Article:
Using hashtags like #CrookedHillary and #TrumpTrain, automated networks of social-media bots disseminated erroneous information throughout the 2016 campaign, with Trump benefiting.”>
President-elect Donald Trump has credited the strength of his political movement, in part, to his immense reach on social-media platforms.
And its true, he does have a ton of followers on Facebook and Twitter. But not all of those followers are human. Throughout the 2016 presidential campaign, automated networks of social-media bots spread erroneous information to potential votersoften to the benefit of Trump.
According to a new memo compiling data from the election by a team of researchers including Oxford University Professor Philip Howard, automated pro-Trump activity outnumbered automated pro-Hillary Clinton activity by a 5:1 ratio by Election Day. And many of those auto-Trumpkins were busy spewing lies and fake news: that Democrats could vote on a different day than Republicans; that Clinton had a stroke during the final week of the election; and that an FBI agent associated with her email investigation was involved in a murder-suicide.
The use of automated accounts was deliberate and strategic throughout the election, most clearly with pro-Trump campaigners and programmers who carefully adjusted the timing of content production during the debates, strategically colonized pro-Clinton hashtags, and then disabled automated activities after Election Day, wrote Howard; Bence Kollanyi, a Ph.D. candidate at Corvinus University of Budapest; and Samuel Woolley, a Ph.D. candidate at the University of Washington.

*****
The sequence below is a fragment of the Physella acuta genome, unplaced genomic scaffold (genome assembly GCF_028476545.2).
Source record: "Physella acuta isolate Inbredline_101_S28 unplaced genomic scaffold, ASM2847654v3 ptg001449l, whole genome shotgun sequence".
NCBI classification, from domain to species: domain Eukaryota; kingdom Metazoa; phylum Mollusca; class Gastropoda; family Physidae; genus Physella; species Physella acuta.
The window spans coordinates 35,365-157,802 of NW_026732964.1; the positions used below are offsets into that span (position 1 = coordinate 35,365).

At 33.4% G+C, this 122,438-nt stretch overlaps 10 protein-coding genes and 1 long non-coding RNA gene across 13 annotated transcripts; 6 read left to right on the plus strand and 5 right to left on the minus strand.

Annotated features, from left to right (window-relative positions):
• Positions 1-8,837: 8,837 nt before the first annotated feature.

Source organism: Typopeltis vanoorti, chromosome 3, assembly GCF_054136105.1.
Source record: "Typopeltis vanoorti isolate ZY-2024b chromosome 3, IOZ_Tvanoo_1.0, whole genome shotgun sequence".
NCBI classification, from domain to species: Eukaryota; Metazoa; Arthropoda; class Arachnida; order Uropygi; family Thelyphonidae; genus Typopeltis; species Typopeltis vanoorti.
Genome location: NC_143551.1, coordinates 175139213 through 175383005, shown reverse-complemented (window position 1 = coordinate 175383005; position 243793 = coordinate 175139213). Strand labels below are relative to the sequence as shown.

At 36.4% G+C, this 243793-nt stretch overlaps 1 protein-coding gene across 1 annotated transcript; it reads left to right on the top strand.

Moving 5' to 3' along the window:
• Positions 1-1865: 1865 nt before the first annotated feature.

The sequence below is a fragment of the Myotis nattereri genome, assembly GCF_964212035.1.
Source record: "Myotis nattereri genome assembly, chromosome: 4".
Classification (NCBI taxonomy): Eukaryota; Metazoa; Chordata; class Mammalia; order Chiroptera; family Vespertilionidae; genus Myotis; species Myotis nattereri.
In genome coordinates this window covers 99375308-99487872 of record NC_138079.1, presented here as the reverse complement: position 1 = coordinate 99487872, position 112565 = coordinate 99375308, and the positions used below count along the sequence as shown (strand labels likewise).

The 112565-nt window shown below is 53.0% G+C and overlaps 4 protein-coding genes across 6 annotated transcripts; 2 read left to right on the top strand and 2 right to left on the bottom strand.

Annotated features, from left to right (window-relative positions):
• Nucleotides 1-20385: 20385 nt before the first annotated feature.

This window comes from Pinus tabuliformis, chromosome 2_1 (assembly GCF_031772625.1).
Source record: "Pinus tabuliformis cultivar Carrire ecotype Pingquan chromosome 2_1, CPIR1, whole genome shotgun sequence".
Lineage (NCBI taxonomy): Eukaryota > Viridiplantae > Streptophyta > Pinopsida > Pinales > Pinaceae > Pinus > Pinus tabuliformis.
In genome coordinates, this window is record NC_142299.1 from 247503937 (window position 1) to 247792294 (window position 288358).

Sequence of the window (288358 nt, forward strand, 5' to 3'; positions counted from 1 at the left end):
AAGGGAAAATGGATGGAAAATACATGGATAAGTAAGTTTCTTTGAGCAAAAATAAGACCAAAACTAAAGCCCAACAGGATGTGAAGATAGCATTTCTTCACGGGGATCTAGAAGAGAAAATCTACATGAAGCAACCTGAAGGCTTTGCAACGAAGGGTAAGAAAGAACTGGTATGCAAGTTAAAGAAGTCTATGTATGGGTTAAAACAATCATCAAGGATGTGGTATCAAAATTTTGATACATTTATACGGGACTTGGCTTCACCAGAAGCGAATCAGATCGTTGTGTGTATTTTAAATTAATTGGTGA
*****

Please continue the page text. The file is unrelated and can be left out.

The team of researchers used specific hashtags, including #CrookedHillary, #TrumpTrain, and #ImWithHer, to track the frequency with which messages and links to stories were being spread throughout the cycle. For the most recent memo, they focused particularly on the final week leading up to the election (Nov. 1-9).
Of the approximately 18.9 million tweets generated during the last week of the campaign that used some combination of the hashtags in the study, 55.1 percent were pro-Trump and 19.1 percent were pro-Clinton.
Many were automated, which the researchers defined as follows:
These accounts are often bots that see occasional human curation, or they are actively maintained by people who employ scheduling algorithms and other applications for automating social-media communication. We define a high level of automation as accounts that post at least 50 times a day using one of these election-related hashtags, meaning 450 or more tweets on at least one of these hashtags during the data collection period.
And as soon as the election ended, the researchers discovered a steep decline in content. Some nodes in networks began to disappear; others simply retweeted what Trump said.
The pace of automated political campaigning dropped off after Election Daya reminder that ultimately the campaigners and programmers behind such accounts are humans who could disable their automation on victory, the memo read.